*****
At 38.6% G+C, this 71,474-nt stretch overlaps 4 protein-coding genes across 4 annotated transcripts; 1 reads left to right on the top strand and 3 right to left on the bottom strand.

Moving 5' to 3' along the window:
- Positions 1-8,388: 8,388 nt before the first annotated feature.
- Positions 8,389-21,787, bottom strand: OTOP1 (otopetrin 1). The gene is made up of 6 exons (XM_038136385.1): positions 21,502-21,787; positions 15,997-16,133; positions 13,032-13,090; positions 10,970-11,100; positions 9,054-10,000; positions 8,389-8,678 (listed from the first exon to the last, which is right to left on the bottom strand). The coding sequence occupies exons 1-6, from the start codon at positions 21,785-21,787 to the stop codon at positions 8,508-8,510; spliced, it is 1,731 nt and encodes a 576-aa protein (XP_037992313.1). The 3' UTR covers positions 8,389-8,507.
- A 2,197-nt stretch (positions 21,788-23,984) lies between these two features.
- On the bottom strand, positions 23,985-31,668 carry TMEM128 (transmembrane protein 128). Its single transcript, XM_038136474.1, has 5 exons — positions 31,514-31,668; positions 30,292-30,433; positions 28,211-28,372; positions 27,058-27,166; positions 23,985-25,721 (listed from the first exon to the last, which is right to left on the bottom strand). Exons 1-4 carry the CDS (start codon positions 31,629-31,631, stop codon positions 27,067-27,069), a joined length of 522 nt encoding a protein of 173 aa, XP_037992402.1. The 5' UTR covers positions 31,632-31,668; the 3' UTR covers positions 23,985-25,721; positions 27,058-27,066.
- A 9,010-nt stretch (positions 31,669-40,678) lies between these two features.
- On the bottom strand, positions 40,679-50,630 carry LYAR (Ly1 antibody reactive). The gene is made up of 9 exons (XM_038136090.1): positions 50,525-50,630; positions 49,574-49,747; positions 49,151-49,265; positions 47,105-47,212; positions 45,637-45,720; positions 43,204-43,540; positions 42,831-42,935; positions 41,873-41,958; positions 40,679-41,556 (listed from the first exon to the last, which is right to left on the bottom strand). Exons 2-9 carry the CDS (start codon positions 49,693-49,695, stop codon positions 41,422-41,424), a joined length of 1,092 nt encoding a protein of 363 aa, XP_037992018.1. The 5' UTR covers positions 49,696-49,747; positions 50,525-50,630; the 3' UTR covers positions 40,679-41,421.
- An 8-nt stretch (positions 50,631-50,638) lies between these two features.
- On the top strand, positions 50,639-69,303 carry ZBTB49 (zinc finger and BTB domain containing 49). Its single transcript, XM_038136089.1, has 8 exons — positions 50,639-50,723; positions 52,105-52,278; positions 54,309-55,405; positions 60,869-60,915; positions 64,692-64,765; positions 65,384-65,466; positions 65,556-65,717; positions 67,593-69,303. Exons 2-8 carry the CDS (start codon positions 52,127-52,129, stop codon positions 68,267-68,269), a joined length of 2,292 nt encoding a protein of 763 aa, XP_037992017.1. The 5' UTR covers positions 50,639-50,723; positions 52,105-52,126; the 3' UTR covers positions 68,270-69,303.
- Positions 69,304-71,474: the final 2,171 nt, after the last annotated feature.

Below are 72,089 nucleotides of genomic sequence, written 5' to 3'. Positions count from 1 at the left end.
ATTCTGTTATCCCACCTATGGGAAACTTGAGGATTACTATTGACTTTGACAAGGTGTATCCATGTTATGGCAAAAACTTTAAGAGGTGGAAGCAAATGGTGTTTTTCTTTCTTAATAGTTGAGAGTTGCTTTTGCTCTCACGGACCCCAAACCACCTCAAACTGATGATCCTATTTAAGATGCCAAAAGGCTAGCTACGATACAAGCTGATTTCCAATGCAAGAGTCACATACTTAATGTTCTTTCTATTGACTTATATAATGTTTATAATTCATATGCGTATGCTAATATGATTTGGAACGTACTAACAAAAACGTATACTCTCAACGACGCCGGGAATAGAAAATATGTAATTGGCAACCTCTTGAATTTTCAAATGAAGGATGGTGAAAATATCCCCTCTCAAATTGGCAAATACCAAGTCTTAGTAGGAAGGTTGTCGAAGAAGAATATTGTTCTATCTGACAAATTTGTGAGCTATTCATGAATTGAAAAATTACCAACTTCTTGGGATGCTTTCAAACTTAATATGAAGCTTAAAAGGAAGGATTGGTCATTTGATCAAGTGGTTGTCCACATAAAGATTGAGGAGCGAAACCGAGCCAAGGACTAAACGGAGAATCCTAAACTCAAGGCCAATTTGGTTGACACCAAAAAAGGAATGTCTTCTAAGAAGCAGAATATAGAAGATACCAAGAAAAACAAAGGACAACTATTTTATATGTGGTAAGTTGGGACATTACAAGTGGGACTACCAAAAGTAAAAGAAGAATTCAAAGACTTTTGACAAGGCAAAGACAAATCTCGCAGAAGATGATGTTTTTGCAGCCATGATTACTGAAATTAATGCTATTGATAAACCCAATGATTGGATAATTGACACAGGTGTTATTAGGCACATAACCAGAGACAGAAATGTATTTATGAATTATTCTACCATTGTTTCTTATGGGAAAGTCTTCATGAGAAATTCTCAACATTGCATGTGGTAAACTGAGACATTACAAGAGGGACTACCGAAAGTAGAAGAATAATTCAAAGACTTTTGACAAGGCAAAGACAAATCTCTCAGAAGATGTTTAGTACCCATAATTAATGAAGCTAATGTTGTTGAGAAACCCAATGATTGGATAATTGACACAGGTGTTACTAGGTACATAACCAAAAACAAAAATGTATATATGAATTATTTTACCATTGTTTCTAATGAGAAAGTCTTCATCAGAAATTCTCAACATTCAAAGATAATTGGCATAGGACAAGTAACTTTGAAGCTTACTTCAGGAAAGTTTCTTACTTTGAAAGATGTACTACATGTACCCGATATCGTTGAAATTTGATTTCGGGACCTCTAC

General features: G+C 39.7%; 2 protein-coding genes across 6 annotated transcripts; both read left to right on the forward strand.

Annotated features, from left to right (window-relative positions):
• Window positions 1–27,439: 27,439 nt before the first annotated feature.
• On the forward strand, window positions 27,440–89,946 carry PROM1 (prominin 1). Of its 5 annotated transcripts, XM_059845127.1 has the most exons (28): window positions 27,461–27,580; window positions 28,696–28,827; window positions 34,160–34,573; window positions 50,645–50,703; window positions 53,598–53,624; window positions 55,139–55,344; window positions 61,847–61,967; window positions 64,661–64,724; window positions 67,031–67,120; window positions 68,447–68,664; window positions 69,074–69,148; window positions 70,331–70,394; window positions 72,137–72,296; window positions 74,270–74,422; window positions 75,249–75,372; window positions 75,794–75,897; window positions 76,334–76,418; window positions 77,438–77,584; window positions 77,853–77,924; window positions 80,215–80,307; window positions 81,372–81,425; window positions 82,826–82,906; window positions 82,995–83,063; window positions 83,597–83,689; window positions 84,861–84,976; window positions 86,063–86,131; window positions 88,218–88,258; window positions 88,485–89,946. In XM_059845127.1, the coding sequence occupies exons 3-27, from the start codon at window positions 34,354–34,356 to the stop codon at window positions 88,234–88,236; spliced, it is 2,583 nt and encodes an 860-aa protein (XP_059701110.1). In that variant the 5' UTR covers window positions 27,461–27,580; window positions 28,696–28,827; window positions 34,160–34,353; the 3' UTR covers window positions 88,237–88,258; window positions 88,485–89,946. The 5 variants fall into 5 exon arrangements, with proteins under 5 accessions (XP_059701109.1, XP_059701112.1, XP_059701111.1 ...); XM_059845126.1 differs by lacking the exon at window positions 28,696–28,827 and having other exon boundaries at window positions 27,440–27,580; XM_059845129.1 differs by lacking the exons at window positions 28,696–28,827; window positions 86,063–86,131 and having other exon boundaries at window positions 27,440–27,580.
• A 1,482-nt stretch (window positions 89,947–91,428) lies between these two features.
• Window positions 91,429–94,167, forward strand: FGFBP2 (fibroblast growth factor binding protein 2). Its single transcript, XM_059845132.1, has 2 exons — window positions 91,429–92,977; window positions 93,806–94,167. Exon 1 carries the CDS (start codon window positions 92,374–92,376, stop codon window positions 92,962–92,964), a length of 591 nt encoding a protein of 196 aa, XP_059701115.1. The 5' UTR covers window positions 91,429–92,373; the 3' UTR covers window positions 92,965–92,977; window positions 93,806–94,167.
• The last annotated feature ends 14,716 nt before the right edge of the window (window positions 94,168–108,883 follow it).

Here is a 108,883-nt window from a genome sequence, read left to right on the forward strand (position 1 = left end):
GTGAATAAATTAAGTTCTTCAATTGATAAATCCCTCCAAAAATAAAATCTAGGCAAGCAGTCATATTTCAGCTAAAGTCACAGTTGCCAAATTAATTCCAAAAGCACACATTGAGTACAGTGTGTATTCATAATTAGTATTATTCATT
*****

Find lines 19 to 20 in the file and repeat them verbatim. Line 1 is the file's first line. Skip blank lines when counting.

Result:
• Window positions 91,429–94,167, forward strand: FGFBP2 (fibroblast growth factor binding protein 2). Its single transcript, XM_059845132.1, has 2 exons — window positions 91,429–92,977; window positions 93,806–94,167. Exon 1 carries the CDS (start codon window positions 92,374–92,376, stop codon window positions 92,962–92,964), a length of 591 nt encoding a protein of 196 aa, XP_059701115.1. The 5' UTR covers window positions 91,429–92,373; the 3' UTR covers window positions 92,965–92,977; window positions 93,806–94,167.
• The last annotated feature ends 14,716 nt before the right edge of the window (window positions 94,168–108,883 follow it).